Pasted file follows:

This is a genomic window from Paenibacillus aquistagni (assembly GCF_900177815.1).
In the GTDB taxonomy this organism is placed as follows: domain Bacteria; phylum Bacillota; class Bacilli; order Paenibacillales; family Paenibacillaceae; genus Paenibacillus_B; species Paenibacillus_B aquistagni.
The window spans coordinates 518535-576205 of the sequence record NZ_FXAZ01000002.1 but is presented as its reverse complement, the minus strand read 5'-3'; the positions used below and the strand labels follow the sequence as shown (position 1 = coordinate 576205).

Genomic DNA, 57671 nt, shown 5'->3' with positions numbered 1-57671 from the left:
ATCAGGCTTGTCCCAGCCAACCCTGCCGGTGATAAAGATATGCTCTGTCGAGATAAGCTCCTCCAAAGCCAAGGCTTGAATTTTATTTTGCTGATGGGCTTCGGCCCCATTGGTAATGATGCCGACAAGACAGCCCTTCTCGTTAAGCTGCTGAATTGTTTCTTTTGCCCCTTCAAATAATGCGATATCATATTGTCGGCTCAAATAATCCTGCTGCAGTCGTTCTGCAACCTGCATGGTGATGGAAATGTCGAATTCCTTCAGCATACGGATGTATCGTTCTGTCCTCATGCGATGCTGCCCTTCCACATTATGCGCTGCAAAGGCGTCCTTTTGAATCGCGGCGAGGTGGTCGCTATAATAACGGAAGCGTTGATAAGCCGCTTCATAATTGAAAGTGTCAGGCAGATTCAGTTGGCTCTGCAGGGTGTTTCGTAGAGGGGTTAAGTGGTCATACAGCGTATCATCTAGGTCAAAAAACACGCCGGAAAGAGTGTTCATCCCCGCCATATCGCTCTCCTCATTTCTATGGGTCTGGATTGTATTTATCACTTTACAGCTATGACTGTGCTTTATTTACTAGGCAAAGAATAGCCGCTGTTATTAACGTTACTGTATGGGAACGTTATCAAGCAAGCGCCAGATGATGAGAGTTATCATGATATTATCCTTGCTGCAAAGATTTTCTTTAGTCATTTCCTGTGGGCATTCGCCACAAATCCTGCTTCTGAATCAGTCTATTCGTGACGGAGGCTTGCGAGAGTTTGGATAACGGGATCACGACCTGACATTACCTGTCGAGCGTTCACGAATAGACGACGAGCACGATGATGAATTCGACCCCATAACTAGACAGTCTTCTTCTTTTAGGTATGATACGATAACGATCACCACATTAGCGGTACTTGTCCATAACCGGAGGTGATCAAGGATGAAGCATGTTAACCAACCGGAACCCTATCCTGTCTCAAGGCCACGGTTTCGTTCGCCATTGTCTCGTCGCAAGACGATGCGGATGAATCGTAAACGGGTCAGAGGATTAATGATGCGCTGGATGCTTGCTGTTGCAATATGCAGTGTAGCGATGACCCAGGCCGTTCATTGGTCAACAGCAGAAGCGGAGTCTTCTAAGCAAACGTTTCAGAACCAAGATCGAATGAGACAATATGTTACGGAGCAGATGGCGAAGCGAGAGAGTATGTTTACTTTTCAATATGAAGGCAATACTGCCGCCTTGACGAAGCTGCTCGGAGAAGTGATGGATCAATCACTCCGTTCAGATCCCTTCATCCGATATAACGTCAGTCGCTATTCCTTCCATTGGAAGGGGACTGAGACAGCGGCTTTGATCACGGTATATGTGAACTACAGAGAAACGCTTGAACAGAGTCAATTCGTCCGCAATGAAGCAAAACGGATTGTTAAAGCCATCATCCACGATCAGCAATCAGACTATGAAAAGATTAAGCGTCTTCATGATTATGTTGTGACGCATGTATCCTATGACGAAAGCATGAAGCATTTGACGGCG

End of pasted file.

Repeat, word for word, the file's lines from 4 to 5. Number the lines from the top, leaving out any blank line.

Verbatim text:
Genomic DNA, 57671 nt, shown 5'->3' with positions numbered 1-57671 from the left:
ATCAGGCTTGTCCCAGCCAACCCTGCCGGTGATAAAGATATGCTCTGTCGAGATAAGCTCCTCCAAAGCCAAGGCTTGAATTTTATTTTGCTGATGGGCTTCGGCCCCATTGGTAATGATGCCGACAAGACAGCCCTTCTCGTTAAGCTGCTGAATTGTTTCTTTTGCCCCTTCAAATAATGCGATATCATATTGTCGGCTCAAATAATCCTGCTGCAGTCGTTCTGCAACCTGCATGGTGATGGAAATGTCGAATTCCTTCAGCATACGGATGTATCGTTCTGTCCTCATGCGATGCTGCCCTTCCACATTATGCGCTGCAAAGGCGTCCTTTTGAATCGCGGCGAGGTGGTCGCTATAATAACGGAAGCGTTGATAAGCCGCTTCATAATTGAAAGTGTCAGGCAGATTCAGTTGGCTCTGCAGGGTGTTTCGTAGAGGGGTTAAGTGGTCATACAGCGTATCATCTAGGTCAAAAAACACGCCGGAAAGAGTGTTCATCCCCGCCATATCGCTCTCCTCATTTCTATGGGTCTGGATTGTATTTATCACTTTACAGCTATGACTGTGCTTTATTTACTAGGCAAAGAATAGCCGCTGTTATTAACGTTACTGTATGGGAACGTTATCAAGCAAGCGCCAGATGATGAGAGTTATCATGATATTATCCTTGCTGCAAAGATTTTCTTTAGTCATTTCCTGTGGGCATTCGCCACAAATCCTGCTTCTGAATCAGTCTATTCGTGACGGAGGCTTGCGAGAGTTTGGATAACGGGATCACGACCTGACATTACCTGTCGAGCGTTCACGAATAGACGACGAGCACGATGATGAATTCGACCCCATAACTAGACAGTCTTCTTCTTTTAGGTATGATACGATAACGATCACCACATTAGCGGTACTTGTCCATAACCGGAGGTGATCAAGGATGAAGCATGTTAACCAACCGGAACCCTATCCTGTCTCAAGGCCACGGTTTCGTTCGCCATTGTCTCGTCGCAAGACGATGCGGATGAATCGTAAACGGGTCAGAGGATTAATGATGCGCTGGATGCTTGCTGTTGCAATATGCAGTGTAGCGATGACCCAGGCCGTTCATTGGTCAACAGCAGAAGCGGAGTCTTCTAAGCAAACGTTTCAGAACCAAGATCGAATGAGACAATATGTTACGGAGCAGATGGCGAAGCGAGAGAGTATGTTTACTTTTCAATATGAAGGCAATACTGCCGCCTTGACGAAGCTGCTCGGAGAAGTGATGGATCAATCACTCCGTTCAGATCCCTTCATCCGATATAACGTCAGTCGCTATTCCTTCCATTGGAAGGGGACTGAGACAGCGGCTTTGATCACGGTATATGTGAACTACAGAGAAACGCTTGAACAGAGTCAATTCGTCCGCAATGAAGCAAAACGGATTGTTAAAGCCATCATCCACGATCAGCAATCAGACTATGAAAAGATTAAGCGTCTTCATGATTATGTTGTGACGCATGTATCCTATGACGAAAGCATGAAGCATTTGACGGCG